I also brought home this gem of a globe.  It has a nine inch diameter instead of the standard twelve, which makes it a perfect size for my built-in wall unit.  I had major childhood flashbacks when I saw the original price tag from Woolco on the bottom.  Remember that place before Wal-Mart came and took over (the world)?

As for the real pièce de résistance, I found this amazing wood picture frame for $9.99.  I actually had to stop a couple of people from buying it out from under me when I had put it under reserve at the front counter while I finished shopping.

It's over four feet long and two feet wide!  It didn't have a backing or glass, but that was fine for the plans that I had for it: a framed chalkboard.

I waffled between leaving the original paint job and painting it white, and decided to give it a whitewash in the end.  Since spraypainting indoors is kind of a deathtrap, and I don't have a big enough yard to do it outdoors, I decided to paint it by hand with a good old-fashioned brush job.  I think I actually preferred this to spray paint in the end because it was so much easier to remedy any drips that formed.  It took one coat of primer and two or three coats of paint to transform it into this:

I bought a piece of high density fibreboard at the hardware store and had it cut to size to fit into the frame where the glass must have originally sat.  I originally wanted to use regular wood as a backing, but it would have made the picture much too heavy, and it was also pretty pricey.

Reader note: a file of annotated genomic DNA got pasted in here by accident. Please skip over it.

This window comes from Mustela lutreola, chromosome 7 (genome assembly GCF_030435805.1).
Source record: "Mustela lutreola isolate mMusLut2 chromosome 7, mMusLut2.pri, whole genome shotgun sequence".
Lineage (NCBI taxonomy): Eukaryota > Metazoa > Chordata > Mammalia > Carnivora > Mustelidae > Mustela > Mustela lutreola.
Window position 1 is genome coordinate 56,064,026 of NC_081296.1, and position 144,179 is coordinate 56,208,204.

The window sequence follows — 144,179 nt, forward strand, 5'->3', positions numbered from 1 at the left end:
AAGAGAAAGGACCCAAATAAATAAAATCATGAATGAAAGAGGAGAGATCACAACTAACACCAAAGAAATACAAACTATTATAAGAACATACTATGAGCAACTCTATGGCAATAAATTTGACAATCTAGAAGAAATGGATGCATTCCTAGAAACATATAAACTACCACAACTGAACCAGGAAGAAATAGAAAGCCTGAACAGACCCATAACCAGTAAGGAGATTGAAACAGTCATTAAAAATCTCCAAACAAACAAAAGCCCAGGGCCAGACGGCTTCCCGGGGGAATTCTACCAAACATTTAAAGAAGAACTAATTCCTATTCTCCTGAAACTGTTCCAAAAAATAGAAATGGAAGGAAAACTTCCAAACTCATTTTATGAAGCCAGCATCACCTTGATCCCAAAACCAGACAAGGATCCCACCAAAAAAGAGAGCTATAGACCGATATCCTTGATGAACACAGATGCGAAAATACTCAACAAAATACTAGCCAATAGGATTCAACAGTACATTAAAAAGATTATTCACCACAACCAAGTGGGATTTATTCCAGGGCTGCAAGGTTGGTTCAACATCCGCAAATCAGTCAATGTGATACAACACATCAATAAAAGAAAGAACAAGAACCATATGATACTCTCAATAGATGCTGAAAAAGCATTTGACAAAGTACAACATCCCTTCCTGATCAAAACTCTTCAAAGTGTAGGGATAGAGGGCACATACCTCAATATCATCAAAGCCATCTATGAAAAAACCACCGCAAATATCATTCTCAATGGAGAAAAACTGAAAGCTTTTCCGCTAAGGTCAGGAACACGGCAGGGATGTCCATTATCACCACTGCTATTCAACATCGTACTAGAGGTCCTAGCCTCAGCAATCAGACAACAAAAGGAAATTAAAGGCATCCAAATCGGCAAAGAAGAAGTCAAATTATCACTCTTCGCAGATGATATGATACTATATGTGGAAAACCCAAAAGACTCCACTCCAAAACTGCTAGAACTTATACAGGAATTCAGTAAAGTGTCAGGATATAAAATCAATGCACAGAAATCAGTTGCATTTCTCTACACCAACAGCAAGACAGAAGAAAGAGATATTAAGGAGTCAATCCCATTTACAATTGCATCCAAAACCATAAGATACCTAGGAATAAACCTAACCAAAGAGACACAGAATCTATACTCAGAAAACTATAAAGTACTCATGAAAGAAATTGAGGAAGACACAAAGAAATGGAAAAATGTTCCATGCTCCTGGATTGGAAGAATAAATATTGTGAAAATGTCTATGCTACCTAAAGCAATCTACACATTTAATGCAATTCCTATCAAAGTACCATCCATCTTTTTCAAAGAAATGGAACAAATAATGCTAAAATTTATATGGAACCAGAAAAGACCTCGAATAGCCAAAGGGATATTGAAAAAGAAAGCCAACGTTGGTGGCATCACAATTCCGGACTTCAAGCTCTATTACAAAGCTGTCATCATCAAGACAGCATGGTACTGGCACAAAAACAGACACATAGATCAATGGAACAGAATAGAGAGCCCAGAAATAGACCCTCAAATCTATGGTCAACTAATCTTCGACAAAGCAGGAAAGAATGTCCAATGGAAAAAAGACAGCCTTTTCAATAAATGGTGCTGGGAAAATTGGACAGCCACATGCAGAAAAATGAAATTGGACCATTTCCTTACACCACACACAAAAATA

Chalkboard paint is also not cheap.  I am; therein lay the problem.  I didn't want to buy a full gallon of chalkboard paint that I would probably only use a smidgen of.  I discovered that some people have had success creating their own chalkboard paint by mixing unsanded tile grout with regular latex paint.  My parents happened to have some sitting in their shed, and I have plenty of leftover paint in the garage.  However, my sister apprised me of the health hazards of breathing in any particles of tile grout, and I decided to keep searching for another option.  Americana has a clear coating to transform any paint into chalkboard paint, but I couldn't find it, so I settled on Martha Stewart chalkboard acrylic paint.  It's available in a smaller bottle than a gallon at the paint store, comes in a few different colours (I chose the gray), and the trusty Michael's 40% off coupon makes it quite affordable at $4 to $5 a bottle.  I only used about half of the bottle for this project.  I gave the HDF a coat of primer, and then two coats of chalkboard paint, glued it to the frame with the help of some gorilla wood glue and heavy books to weigh it down overnight.

Aside from some glue streaks on the paint where I tried to wipe off the excess, it was a success.  

This is a picture of the board after "seasoning" it by rubbing chalk all over.  And, voilà, here is the finished product!  

My O. loves learning his Bible memory verses on the board.  Here they are during a rare play-dough play session.  I am one of those parents who practically keeps play-dough under lock and key because it is such a darn mess to clean up afterwards.  I justify it by the fact that the rarity of the play-dough times makes them extra fun and lengthy when they do get to play!